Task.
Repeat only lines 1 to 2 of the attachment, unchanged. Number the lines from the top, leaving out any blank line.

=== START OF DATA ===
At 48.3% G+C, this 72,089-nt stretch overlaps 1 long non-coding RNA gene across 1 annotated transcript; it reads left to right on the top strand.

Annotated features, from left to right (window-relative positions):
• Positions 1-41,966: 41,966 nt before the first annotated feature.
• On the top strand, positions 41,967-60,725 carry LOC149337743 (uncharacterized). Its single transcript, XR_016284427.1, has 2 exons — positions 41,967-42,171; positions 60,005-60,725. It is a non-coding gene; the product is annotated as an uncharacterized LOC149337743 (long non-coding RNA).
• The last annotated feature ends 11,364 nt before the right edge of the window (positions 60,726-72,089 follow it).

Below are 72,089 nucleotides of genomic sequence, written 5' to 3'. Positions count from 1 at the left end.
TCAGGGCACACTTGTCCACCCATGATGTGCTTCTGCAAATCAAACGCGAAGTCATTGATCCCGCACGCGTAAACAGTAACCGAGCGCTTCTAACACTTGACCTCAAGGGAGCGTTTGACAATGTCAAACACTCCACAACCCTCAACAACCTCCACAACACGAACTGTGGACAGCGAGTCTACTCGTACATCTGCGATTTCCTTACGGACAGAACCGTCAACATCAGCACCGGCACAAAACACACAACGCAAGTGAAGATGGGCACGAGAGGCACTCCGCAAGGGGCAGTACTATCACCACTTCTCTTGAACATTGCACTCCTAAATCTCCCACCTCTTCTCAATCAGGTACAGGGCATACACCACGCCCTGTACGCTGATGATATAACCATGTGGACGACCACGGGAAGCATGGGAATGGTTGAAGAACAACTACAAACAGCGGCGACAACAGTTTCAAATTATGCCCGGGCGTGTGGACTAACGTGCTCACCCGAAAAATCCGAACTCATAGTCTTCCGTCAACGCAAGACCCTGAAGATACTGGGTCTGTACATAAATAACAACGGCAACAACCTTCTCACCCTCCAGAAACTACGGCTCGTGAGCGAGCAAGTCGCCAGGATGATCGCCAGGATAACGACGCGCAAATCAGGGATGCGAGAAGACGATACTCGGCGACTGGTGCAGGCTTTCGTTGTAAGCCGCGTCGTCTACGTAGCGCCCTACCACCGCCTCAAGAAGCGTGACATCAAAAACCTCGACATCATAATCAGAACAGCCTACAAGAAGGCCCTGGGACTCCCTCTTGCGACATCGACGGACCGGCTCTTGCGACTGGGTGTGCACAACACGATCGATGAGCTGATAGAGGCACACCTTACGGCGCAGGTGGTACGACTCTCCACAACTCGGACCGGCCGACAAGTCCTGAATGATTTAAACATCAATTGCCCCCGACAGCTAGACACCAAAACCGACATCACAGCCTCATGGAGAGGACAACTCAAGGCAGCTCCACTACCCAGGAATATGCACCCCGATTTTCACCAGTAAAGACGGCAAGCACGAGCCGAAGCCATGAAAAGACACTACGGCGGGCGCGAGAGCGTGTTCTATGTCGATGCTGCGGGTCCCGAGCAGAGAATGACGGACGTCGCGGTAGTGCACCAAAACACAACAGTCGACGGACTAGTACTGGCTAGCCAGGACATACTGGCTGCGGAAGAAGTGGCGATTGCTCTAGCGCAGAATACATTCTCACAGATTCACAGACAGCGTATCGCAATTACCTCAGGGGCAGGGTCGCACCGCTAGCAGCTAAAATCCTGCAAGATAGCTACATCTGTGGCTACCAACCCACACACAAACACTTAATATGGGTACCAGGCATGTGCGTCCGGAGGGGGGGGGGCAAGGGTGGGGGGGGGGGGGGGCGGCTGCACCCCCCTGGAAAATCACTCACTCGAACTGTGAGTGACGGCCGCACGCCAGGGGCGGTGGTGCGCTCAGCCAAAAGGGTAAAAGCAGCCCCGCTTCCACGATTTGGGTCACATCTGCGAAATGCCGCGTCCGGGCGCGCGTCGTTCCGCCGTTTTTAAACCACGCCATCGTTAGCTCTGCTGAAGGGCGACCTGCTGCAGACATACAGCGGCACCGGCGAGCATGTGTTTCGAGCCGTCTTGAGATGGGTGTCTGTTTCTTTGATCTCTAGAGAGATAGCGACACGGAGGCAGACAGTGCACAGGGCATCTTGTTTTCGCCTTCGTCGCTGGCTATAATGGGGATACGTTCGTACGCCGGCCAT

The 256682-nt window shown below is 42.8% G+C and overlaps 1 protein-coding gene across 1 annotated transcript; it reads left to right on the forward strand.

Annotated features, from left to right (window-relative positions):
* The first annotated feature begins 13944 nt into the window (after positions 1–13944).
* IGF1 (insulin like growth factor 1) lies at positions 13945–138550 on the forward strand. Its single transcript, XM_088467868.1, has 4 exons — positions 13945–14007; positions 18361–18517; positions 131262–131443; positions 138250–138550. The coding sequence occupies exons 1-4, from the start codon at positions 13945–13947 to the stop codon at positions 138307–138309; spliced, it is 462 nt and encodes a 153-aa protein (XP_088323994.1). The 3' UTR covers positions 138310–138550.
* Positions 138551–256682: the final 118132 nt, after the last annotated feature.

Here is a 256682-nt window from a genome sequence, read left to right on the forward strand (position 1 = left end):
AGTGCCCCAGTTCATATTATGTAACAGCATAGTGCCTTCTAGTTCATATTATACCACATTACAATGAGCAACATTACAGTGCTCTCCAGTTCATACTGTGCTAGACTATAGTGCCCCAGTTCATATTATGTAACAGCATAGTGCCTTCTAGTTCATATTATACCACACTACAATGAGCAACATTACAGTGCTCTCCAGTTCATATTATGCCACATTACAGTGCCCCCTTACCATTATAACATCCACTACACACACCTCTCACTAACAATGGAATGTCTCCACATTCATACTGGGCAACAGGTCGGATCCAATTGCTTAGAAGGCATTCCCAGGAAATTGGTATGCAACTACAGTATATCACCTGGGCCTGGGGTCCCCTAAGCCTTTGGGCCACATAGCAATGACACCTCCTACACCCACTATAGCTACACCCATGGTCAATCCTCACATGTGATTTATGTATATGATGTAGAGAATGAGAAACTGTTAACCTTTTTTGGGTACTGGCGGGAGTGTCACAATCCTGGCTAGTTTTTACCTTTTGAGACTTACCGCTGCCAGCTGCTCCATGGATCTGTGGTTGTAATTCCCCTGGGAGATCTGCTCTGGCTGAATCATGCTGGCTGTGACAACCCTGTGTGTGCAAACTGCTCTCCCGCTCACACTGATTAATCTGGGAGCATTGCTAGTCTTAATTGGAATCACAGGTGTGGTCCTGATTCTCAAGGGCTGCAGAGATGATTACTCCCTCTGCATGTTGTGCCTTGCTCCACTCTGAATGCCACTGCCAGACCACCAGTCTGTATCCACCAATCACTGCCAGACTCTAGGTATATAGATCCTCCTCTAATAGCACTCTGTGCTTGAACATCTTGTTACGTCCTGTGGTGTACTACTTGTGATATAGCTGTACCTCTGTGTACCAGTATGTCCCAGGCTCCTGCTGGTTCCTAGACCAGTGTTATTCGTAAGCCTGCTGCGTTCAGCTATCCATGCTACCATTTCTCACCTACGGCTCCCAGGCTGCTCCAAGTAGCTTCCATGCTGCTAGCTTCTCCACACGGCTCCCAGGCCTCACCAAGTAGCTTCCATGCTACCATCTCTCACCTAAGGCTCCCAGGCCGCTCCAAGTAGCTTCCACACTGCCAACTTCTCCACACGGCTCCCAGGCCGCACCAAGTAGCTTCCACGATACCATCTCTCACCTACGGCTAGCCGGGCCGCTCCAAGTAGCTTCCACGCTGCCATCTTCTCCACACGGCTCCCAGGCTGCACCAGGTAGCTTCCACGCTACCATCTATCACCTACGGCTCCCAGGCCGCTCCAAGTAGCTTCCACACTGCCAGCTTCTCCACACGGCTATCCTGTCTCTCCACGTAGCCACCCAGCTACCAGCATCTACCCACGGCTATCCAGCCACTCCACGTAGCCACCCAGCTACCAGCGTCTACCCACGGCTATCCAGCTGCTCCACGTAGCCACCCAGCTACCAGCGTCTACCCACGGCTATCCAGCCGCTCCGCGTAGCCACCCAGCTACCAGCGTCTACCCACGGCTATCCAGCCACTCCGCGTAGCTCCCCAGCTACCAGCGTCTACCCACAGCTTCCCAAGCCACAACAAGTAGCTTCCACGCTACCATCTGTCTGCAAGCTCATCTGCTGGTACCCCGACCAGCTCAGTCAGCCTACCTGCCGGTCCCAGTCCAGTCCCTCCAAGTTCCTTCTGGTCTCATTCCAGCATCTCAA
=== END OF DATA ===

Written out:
At 48.3% G+C, this 72,089-nt stretch overlaps 1 long non-coding RNA gene across 1 annotated transcript; it reads left to right on the top strand.

Annotated features, from left to right (window-relative positions):